Severe head injuries and coma have been identified as second only to death among South African children from road accidents, which are preventable and are the single largest killer of this population.
This has been reiterated by stakeholders as the country marked the end of national Transport Month in October, with statistics indicating that injuries caused over 60% more deaths than HIV/ Aids, TB and malaria combined.
Experts said the biggest killer was traumatic brain injury, and the most common cause of this was vehicle accidents.
“A child is eight times more likely to die in South Africa than the UK, and 10 times more at risk of death than a child in Switzerland.”
A recently released report said vehicle accidents were the single-most preventable cause of death and disability in South Africa.
Speaking on the matter was Professor Anthony Figaji, who heads the Paediatric Neurosurgery Unit at the Red Cross War Memorial Children’s Hospital and the African Brain Child Initiative at UCT, the leading research unit into traumatic brain injury in children in sub-Saharan Africa.
“The evidence around the efficacy of seat belts is abundant. Trauma kills more children than cancer, and yet, unlike cancer, it is preventable.”
Figaji is driving a public awareness campaign with authorities and the community to get children to “Be Quick to Click” and buckle up their seat belts.
Prevention remained key, the message said, with the use of seat belts reducing the risk of fatal injury by 40 – 50% for drivers and front-seat passengers, and by up to 25% for rear-seat passengers.
This is supported by the World Health Organization Road Traffic Injury fact sheet 2022, which said traumatic brain injuries and the impact on children became starkly apparent during the Covid-19 national lockdown.
“And this at a time when people were forcibly kept off the roads.”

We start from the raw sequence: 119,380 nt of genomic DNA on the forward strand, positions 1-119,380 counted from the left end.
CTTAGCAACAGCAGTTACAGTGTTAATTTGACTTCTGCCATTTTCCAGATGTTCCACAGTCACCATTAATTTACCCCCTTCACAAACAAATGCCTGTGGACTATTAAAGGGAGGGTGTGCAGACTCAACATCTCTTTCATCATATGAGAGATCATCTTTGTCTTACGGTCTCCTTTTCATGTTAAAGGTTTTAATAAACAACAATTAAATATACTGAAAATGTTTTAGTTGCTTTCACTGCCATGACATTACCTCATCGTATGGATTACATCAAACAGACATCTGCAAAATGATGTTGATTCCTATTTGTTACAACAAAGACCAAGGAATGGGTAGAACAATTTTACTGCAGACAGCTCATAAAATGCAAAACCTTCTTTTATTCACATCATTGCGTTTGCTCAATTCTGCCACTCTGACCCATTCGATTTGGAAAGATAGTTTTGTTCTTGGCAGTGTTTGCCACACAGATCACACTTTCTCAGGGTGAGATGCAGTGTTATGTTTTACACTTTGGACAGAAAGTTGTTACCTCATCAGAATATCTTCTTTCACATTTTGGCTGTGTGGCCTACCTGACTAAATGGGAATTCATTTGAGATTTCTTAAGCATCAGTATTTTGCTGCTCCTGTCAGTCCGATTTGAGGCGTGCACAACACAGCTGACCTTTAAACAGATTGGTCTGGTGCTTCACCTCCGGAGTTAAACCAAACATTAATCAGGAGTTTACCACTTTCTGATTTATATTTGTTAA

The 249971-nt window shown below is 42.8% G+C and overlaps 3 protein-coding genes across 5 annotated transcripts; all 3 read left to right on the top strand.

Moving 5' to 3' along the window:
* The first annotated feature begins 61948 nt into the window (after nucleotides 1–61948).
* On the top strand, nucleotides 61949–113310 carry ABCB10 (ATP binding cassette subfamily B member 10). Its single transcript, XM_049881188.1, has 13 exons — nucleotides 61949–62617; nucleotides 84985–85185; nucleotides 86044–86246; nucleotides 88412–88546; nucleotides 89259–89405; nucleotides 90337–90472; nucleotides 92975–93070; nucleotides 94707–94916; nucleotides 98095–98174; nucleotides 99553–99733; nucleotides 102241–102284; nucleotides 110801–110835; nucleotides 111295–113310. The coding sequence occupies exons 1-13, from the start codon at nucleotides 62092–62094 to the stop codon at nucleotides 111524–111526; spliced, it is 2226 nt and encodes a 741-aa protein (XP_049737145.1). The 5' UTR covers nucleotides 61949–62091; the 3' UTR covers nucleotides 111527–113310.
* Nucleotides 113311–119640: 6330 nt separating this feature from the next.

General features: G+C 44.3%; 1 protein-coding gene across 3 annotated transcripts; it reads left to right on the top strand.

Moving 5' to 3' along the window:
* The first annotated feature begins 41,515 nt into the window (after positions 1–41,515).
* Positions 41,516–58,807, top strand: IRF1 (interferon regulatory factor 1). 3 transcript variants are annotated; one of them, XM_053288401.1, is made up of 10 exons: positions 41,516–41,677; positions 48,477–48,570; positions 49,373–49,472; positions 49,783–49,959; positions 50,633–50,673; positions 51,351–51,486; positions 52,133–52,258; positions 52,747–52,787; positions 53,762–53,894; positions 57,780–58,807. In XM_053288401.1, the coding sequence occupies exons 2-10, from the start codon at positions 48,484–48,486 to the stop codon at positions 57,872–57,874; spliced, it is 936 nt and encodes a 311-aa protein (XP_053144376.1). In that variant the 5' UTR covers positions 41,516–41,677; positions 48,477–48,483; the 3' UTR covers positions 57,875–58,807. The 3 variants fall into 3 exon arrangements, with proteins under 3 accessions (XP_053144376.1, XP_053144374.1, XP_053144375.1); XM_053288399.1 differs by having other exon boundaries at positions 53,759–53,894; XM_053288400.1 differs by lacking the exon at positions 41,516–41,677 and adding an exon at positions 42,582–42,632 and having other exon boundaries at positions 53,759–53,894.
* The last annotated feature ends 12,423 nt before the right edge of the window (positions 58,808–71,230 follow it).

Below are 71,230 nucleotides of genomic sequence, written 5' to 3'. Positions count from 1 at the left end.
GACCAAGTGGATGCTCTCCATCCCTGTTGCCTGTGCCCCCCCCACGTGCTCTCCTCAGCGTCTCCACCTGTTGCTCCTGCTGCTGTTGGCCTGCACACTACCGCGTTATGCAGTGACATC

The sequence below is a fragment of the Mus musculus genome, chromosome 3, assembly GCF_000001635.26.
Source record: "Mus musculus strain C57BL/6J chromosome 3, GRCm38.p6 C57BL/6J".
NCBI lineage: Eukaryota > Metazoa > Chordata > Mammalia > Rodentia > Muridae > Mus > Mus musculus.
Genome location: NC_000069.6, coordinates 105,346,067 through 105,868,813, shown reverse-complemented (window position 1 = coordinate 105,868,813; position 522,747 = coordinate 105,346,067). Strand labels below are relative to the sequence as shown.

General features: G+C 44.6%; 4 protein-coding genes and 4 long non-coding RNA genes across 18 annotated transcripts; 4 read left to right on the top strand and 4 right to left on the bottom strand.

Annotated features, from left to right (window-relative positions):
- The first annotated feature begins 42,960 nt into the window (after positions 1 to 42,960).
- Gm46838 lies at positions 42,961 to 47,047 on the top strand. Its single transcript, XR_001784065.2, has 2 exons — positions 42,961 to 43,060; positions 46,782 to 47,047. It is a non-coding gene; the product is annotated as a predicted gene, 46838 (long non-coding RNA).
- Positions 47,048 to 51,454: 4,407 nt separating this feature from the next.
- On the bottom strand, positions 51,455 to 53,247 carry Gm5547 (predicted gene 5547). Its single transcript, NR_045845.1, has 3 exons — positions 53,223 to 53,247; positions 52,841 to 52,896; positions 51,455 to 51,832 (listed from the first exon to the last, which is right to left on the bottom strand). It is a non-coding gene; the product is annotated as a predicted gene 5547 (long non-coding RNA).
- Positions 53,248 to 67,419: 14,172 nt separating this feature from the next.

Figaji said what was sad was seeing the human cost of vehicle accidents and the injuries in children they could not save and in those they could, but whose lives were permanently impacted by injuries that were preventable with the click of a buckle.
This was particularly notable for children from lower-income households, for whom disability following traumatic brain injuries increased their disadvantages in life.
The Red Cross War Memorial Children’s Hospital found that 80% of children presenting with severe head injuries – in a coma or on life support – were injured in a vehicle accident.
Of children admitted following a severe motor accident as a passenger, 96% had not been restrained by a seat belt or car seat – sobering figures in a country with a road traffic fatality rate almost double the global average.
“An unrestrained child, due to their smaller size, is likely to be catapulted from a vehicle on impact, increasing the risk of death or disability. In addition, the developing brain is more at risk and less protected than the adult brain,” Figaji said.
Most children who survive a serious brain injuries were left with some form of neurological disability, behavioural disorder and/or learning deficit, which could have a wide-ranging impact on a young life, from difficulty with school and co-ordination, to full-blown disability, where the child is bedridden, unable to interact with the environment or those around them, or to perform daily functions such as washing or eating.
Experts called for more stringent policing of safety belt usage: “It is argued that we live in a society where seat belt usage can’t be policed, but during Covid-19 lockdown, people were being arrested for walking on the beach. This is a case where there is abundant evidence society can indeed be mobilised,” said Figaji.
“We need to enforce fear of the consequences for not wearing a seat belt in the same way we approach drunk driving.”